Why can't I be more honest!
And here, at the close of RAW, we see the man that the WWE has carefully crafted into the marquee Face, the wrestler children love by default, humiliating another person.  The context becomes irrelevant.  Sure, for adults this is fun because we hate Michael Cole, we understand what makes him awful, and we know that his humiliation is all a part of the show.  The really savvy wrestling fan is aware of things behind the scene that make this humiliation even more interesting.  We also know that this isn't necessarily something we should do to someone who offends us.  But a child isn't going to understand that subtlety.  They are simply going to see their favorite wrestler doing something whilst smiling, hear the other people in the audience cheering, and think that this is acceptable behavior.  I wonder how many kids in this country are going to be choked out and told to say they're sorry, or sprayed with a fire extinguisher in homage to John Cena, or how many little girls were called "Hoski's" when John Cena berated Eve some months back.  Wrestling is a carnival that directly teaches others how to disrespect the human mind and body, and this is why children should not be exposed to it.  My only issue with this segment and segments like it would normally be that it's poorly written, dirty performance art that appeals to the lowest common denominator, and in that way I would almost accept it.  But the fact that WWE so blatantly contradicts themselves disgusts me, and truly wonder about their goals.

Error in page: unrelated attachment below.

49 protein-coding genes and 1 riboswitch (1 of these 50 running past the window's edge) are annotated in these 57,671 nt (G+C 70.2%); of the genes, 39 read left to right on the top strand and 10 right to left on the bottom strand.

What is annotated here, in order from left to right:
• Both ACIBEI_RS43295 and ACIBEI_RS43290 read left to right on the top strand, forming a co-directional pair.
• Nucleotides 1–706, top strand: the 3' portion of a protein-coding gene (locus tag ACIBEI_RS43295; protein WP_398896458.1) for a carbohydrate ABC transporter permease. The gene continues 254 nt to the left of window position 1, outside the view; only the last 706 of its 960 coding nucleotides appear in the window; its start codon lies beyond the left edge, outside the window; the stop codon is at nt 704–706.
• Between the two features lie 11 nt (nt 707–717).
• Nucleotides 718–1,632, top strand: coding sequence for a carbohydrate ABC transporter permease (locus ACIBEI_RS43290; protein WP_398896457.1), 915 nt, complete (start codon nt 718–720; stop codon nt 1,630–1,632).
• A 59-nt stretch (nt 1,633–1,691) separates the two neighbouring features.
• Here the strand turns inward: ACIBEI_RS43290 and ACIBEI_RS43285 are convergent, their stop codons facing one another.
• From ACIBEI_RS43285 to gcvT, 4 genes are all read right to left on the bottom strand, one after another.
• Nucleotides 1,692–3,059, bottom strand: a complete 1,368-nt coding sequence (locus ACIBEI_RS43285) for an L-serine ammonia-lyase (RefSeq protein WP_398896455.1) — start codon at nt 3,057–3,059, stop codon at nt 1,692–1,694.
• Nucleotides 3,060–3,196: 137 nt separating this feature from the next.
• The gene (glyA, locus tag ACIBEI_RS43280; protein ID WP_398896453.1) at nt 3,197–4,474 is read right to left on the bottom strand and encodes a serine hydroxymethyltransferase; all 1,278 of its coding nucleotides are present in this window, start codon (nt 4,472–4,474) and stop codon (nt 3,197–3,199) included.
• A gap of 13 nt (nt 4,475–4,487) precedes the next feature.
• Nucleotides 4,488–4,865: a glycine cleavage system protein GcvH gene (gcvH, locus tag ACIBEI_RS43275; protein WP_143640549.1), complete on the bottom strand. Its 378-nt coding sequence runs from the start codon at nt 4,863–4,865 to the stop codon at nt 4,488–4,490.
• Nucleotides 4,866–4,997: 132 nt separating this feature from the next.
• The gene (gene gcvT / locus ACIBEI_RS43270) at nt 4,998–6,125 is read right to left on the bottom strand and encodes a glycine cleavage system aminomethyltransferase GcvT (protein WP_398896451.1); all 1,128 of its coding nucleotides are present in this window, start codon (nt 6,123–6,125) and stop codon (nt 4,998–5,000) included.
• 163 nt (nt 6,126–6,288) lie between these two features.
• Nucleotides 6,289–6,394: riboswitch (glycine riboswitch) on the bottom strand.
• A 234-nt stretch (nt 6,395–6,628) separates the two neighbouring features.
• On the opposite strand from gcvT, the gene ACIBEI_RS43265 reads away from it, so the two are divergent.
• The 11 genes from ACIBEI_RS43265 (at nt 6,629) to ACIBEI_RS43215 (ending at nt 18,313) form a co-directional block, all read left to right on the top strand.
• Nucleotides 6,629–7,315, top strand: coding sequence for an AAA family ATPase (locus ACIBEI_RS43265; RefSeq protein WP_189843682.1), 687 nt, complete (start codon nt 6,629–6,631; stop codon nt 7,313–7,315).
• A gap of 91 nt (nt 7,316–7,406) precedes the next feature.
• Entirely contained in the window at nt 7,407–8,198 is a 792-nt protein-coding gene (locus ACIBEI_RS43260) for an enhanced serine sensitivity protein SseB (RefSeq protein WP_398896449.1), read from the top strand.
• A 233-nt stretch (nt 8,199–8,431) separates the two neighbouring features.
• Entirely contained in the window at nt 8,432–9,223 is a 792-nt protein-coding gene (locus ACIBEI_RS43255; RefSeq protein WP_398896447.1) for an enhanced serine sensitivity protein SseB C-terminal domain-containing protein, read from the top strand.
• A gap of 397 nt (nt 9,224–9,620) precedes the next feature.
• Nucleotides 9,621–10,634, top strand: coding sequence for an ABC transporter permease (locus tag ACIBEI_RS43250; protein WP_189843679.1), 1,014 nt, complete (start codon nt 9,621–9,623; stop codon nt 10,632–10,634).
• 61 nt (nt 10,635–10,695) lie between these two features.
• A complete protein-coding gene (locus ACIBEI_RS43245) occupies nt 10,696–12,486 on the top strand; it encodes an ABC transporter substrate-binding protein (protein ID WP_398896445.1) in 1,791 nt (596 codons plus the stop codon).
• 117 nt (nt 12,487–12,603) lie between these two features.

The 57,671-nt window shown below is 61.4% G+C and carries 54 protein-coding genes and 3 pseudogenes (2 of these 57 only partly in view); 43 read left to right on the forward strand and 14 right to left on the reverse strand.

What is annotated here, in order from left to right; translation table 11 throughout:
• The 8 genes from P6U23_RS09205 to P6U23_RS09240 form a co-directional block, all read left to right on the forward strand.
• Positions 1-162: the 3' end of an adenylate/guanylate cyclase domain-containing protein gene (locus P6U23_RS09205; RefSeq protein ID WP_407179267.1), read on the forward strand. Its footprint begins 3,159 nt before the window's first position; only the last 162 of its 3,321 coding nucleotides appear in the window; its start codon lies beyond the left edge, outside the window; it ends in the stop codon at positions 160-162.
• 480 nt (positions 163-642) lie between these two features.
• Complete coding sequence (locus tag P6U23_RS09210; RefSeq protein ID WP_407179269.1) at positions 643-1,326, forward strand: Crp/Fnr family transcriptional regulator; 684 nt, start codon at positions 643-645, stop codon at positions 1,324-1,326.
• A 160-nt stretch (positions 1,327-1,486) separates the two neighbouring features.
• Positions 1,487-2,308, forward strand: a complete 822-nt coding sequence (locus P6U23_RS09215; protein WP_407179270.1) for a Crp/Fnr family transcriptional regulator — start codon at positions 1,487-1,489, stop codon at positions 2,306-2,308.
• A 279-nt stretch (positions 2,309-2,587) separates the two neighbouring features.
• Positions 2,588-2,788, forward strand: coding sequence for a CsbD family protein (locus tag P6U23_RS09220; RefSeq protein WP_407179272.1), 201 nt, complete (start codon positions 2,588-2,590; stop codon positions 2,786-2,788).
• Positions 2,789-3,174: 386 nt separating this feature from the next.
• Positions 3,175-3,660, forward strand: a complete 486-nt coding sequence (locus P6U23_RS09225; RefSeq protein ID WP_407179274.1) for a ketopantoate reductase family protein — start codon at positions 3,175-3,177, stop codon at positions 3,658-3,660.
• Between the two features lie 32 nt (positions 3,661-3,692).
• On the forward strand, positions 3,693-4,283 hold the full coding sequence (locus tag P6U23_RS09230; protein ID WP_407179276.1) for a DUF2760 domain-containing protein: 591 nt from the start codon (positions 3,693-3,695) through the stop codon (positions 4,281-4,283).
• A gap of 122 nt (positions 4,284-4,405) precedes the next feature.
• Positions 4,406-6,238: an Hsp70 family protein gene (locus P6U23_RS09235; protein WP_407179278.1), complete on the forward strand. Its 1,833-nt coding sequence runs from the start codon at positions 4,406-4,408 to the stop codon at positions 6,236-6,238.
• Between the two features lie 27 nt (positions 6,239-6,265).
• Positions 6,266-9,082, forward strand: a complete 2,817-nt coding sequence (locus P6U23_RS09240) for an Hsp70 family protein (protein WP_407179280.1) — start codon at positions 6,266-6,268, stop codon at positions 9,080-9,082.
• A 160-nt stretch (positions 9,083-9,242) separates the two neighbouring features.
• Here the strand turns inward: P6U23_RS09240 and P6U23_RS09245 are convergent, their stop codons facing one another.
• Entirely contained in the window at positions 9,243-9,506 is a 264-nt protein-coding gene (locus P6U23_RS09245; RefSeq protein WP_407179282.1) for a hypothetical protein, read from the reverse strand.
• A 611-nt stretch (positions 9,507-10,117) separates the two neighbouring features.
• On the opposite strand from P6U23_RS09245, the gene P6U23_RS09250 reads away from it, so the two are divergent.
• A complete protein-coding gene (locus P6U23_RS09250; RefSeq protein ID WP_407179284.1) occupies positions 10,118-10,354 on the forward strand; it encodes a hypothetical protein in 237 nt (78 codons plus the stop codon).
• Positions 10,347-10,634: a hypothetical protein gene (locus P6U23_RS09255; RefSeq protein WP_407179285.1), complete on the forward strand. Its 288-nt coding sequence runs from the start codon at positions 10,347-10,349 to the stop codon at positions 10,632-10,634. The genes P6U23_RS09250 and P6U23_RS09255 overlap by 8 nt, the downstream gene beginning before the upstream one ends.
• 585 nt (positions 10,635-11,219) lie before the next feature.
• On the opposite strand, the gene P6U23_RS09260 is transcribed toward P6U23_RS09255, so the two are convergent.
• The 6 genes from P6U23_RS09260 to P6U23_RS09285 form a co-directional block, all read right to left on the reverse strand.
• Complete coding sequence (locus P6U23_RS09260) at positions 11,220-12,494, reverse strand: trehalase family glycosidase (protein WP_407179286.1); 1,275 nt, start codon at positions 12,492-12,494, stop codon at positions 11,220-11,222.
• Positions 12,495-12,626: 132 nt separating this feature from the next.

All I want is consistency from my art.  I want a clear philosophical perspective and a point of view.  I want honesty and integrity.  I've never liked the WWE segments where someone was humiliated by being doused with something or stripped down or made to kiss Vince's ass.  It's simply awkward, poor-story-telling and I've never understood the backwards hickish wrestling fan that enjoyed such moments.  All I want to see is the artful craft of wrestling, infused with the emotional tension of two rivals who know how to articulate their characters on the mic.